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Privacy Commissioner investigates Google ad system

An investigation by the Office of the Privacy Commissioner of Canada has found that the online advertising service operated by Google used sensitive information about individuals' online activities to target them with health-related advertisements, contrary to Canadian privacy law.

The investigation was undertaken when the office received a complaint from a man who was "followed" across various websites by ads for sleep apnea treatments after searching Google for information about the disorder. Testing by the office confirmed that the issue exists and is due to a cookie set by Google in the user's browser.

The online behavioural advertising guidelines issued by the Office of the Privacy Commissioner two years ago state that advertisers should avoid collecting sensitive personal information, such as individuals' health information, for the purpose of delivering tailored ads. Google's privacy policy states the company will not associate a cookie with sensitive information to deliver tailored ads.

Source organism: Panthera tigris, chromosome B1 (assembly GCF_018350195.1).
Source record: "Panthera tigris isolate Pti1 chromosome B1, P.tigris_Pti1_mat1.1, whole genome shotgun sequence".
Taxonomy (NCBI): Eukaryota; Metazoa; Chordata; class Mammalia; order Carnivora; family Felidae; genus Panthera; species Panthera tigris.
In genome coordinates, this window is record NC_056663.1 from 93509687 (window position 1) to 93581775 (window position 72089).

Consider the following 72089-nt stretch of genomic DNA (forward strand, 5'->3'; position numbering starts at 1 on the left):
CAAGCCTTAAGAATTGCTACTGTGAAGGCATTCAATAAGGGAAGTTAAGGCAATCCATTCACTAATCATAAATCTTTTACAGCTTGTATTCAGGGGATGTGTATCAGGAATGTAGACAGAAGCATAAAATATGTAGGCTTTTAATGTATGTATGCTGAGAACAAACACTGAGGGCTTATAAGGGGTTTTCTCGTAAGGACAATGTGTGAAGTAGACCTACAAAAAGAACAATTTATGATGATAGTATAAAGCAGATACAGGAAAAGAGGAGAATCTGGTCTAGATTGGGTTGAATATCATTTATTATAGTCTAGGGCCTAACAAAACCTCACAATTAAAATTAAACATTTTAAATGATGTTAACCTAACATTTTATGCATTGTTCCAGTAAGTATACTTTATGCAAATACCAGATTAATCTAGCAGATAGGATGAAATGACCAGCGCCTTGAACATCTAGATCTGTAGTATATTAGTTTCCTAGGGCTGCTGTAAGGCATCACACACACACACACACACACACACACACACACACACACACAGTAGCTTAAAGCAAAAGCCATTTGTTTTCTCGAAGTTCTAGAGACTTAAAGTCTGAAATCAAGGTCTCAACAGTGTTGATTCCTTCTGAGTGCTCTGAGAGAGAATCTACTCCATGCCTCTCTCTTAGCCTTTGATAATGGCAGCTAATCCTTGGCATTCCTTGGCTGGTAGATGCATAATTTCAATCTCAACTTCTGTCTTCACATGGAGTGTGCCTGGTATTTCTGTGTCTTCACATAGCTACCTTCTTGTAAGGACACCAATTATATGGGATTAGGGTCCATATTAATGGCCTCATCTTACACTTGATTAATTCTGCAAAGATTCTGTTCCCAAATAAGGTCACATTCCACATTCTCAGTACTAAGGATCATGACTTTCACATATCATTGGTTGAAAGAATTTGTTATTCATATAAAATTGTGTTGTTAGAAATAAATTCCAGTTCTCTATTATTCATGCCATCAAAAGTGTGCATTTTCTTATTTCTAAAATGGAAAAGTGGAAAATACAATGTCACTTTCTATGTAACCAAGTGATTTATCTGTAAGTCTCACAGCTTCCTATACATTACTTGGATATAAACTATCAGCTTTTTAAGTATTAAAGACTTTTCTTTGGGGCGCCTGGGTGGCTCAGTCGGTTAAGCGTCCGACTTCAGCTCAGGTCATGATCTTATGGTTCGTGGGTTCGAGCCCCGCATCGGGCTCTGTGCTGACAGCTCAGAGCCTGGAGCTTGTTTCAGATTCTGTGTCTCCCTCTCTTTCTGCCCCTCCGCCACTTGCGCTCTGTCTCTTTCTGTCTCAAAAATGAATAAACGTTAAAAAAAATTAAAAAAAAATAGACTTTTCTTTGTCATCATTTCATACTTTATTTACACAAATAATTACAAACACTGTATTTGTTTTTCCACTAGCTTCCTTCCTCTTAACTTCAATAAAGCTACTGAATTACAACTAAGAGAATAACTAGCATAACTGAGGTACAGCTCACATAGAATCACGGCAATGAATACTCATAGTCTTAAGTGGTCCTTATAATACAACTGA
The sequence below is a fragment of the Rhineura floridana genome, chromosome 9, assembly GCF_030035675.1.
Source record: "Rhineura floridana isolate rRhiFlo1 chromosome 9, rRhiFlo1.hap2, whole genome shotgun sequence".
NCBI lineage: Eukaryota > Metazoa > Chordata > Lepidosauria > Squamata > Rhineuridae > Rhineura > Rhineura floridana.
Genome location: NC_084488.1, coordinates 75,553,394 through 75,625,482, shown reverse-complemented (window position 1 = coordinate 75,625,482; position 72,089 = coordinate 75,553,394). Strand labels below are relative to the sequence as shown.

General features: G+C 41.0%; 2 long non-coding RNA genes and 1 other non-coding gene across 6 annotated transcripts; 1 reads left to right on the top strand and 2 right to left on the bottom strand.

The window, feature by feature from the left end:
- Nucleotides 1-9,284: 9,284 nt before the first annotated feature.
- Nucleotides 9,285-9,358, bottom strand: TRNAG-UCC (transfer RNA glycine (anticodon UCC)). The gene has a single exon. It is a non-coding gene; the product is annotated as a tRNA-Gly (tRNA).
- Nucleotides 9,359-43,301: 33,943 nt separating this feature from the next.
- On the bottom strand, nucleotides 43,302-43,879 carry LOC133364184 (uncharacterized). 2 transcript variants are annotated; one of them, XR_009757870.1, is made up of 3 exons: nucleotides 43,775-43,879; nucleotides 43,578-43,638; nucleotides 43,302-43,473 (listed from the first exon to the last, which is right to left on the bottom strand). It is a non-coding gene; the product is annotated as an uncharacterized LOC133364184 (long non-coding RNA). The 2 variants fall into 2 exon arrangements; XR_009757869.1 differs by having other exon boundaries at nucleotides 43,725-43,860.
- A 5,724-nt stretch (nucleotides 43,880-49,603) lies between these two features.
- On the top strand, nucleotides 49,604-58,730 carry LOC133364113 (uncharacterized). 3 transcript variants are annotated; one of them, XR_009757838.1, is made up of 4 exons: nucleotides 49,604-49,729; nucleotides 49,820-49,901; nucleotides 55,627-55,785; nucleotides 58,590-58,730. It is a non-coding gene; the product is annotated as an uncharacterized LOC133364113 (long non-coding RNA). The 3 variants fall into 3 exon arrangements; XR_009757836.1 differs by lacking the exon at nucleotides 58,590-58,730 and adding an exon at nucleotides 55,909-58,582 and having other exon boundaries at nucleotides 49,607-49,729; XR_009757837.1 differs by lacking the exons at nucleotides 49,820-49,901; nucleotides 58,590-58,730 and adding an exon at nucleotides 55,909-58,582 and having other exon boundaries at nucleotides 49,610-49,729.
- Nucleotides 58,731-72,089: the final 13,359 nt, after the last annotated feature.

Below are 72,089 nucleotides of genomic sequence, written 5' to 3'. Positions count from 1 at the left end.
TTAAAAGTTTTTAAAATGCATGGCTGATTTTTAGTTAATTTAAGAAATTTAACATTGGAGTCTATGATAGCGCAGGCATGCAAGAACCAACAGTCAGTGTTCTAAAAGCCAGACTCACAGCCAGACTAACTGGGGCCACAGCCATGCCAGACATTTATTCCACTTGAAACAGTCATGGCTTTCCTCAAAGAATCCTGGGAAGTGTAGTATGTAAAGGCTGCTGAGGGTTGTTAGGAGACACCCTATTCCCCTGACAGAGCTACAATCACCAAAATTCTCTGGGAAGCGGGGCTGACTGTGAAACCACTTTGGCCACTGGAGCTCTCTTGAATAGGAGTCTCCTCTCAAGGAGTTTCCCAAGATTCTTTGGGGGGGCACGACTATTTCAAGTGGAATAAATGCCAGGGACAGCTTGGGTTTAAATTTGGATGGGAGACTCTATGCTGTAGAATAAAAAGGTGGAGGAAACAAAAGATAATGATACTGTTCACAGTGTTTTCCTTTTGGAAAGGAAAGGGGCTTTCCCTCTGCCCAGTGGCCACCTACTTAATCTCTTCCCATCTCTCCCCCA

In response to the investigation, Google has agreed to provide more information to advertisers conducting this kind of campaign, to increase its monitoring of campaigns for policy violations, to offer more training to its staff and to upgrade its automated review system. The company plans to implement these recommendations by June.

"We are pleased Google is acting to address this problem," said interim Privacy Commissioner Chantal Bernier. "Most Canadians consider health information to be extremely sensitive. It is inappropriate for this type of information to be used in online behavioural advertising. As Canadians spend more and more time online, they create a digital trail that can reveal a great deal about a person. Organizations such as Google must ensure privacy rights are respected in this complex environment. We also have concerns about whether other advertising networks are complying with Canadian privacy law. We will be contacting various advertising stakeholders in the near future to share these investigation results and remind them of their privacy obligations."

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